Does Your Dog Need Shoes?

I know it sounds frivolous to some people but sometimes dogs truly do need shoes.  While their paws can build up a tolerance over time to varied surfaces and become a little tougher just as our feet can, the pads of a dog’s paws are essentially as sensitive as the soles of our feet, and can be as susceptible to injury from hot, cold, icy, or rough surfaces.  And a dog will never build up a “tolerance” to chemicals such as antifreeze.


Asphalt essentially bakes in the sun. It soaks up the heat all day then holds onto it for hours after the sun goes down. The same is true for pavement, wood, metal, and concrete. So when the air temperature is a balmy 77 degrees, on a sunny day asphalt has been measured at 125 degrees, and skin destruction can start in as little as 60 seconds. If the air temp is 87, asphalt can get up to 143 degrees. One study has shown that 1 minute of contact at 140 degrees can cause burns, permanent damage, and scarring. That’s 60 seconds on a surface that’s too hot, and your dog could have very serious burns on its feet. That’s truly a sobering thought.  And imagine how easy it could be to stop on the street and exchange pleasantries with a neighbor in that amount of time.

Left to its own devices, a dog wouldn’t just stand or stroll on a super hot surface, but if you are taking him for a walk round the neighborhood on a leash, that’s another matter. How do you get a handle on how hot that asphalt or pavement is? One test is that if you can’t hold the back of your hand on the ground for more than 7 or 8 seconds, then it’s too hot. But frankly it’s not always easy for some of us to do that, so sometime I simply take my shoe off and test the temperature with my own foot – if it’s too hot for me, it’s too hot for my dog.

So if you think all is well to take Fido out for a barefoot stroll at dusk when it’s cooled down to a comfortable 77 degrees, please check that sidewalk or street before you set out.


In the winter, shoes protect from more than surface temperature. Dogs’ paws have adapted to withstand cold surfaces to some degree (no pun intended).  Tissue and fat are freeze-resistant, and the veins in a dog’s paws run parallel to the arteries, so warm blood from the heart is circulated next to the veins, warming the blood which then goes back to the heart. Pretty cool system, huh? (Again, no pun intended.)

But in the cold weather there are other concerns for little paws besides simply temperature. It can be difficult for any of us to gain traction on icy surfaces, be it street, sidewalk, or steps. Slipping and sliding around on ice could cause things like muscle strain or aggravate arthritis. Pads can get dry and cracked. Ice balls can form from water or snow between the pads and toes, and can be uncomfortable and potentially lead to ice burns.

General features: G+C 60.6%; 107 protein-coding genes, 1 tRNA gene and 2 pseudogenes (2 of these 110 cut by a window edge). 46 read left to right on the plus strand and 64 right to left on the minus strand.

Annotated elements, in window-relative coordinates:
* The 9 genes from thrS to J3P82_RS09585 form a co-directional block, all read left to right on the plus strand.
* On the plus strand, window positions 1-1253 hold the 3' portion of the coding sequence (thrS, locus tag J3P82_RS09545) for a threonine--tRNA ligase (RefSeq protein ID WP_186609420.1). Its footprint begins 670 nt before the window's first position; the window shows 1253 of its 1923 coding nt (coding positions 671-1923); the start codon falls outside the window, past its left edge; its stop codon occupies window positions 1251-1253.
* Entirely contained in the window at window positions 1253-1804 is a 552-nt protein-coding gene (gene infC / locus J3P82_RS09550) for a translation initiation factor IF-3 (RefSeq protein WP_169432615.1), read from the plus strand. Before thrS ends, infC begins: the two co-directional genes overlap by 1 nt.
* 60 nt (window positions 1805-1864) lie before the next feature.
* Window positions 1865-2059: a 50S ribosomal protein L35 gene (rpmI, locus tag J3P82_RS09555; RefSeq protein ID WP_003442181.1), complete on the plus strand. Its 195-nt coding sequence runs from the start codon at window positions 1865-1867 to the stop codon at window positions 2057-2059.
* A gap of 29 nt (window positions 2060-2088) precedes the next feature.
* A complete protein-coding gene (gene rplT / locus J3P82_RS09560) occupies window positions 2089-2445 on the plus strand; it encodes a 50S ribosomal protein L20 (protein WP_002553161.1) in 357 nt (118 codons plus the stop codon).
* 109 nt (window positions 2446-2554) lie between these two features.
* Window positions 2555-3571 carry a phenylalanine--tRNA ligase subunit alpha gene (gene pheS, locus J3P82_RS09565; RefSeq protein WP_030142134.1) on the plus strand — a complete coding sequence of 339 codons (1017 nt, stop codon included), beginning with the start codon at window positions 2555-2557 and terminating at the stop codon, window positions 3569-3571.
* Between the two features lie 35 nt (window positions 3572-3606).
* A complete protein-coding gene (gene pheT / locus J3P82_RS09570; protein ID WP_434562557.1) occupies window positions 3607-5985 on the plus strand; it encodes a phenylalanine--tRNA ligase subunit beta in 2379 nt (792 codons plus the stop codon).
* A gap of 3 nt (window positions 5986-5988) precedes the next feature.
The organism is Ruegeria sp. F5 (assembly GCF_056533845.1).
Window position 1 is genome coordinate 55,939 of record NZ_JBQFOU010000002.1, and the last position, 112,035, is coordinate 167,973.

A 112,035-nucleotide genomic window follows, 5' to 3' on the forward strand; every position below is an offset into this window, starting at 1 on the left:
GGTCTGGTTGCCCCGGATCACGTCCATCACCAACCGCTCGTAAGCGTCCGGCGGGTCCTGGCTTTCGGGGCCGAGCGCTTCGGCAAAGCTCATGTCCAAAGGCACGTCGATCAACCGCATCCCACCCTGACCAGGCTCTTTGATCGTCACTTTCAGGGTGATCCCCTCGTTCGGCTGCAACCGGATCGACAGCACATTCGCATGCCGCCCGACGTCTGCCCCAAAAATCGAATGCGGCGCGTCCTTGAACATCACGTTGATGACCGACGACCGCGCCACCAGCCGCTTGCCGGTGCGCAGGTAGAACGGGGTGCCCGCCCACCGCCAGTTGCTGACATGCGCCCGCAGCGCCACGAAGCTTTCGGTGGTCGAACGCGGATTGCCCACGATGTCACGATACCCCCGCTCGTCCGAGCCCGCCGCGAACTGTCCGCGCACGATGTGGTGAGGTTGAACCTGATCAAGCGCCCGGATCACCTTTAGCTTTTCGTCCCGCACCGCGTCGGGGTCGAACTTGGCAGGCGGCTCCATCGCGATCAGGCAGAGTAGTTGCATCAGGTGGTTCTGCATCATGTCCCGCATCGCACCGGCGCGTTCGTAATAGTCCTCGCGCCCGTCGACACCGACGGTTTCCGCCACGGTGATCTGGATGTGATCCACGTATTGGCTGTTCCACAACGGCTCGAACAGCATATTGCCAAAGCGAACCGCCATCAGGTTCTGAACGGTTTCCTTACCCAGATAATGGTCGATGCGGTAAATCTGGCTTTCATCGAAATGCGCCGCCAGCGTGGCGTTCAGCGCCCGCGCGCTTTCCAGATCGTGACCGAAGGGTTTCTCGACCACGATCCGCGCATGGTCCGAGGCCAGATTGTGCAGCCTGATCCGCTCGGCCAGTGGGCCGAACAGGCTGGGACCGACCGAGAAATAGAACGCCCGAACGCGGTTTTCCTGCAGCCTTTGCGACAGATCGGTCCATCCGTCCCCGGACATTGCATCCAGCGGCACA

De-icers, such as salt and grit for roads, pose a danger, as do antifreeze and other de-icers for cars. Antifreeze is toxic and deadly to animals but tastes sweet enough for a dog to lick it off its paw. Salt and grit contain chemicals that can cause burns with prolonged contact, as well as simply being uncomfortable to walk on.


Dogs in shoes in snow in Alaska
Photo by Frank Kovalchek via flickr


I know, I know, “stuff on the ground” isn’t very specific or technical sounding. This “stuff” would be things like rocks, pebbles, pieces of glass, beer bottle caps, soda can tabs, burs, sticky gum, greasy taco wrappers, even spit (yes, gross, gross, GROSS!), used tissues (more gross), and general litter and trash. Some pretty nasty stuff if you ask me.

To shoe or not to shoe … that is the question. Whether or not your dog needs shoes depends on many factors. Size, overall health, breed, thickness of fur, terrain, how much time they spend outdoors, the current weather, all come into play here. Just don’t assume that any dog is fine at any time in any weather simply because they are dogs. A 10-year-old Chihuahua who has spent her life indoors is worlds away from a 5-year-old Saint Bernard who has spent many a winter day frolicking in the snow.

So keep these things in mind, use common sense, and perhaps err on the side of caution.

And maybe fashion.

Because black goes with everything and cute is always in style.

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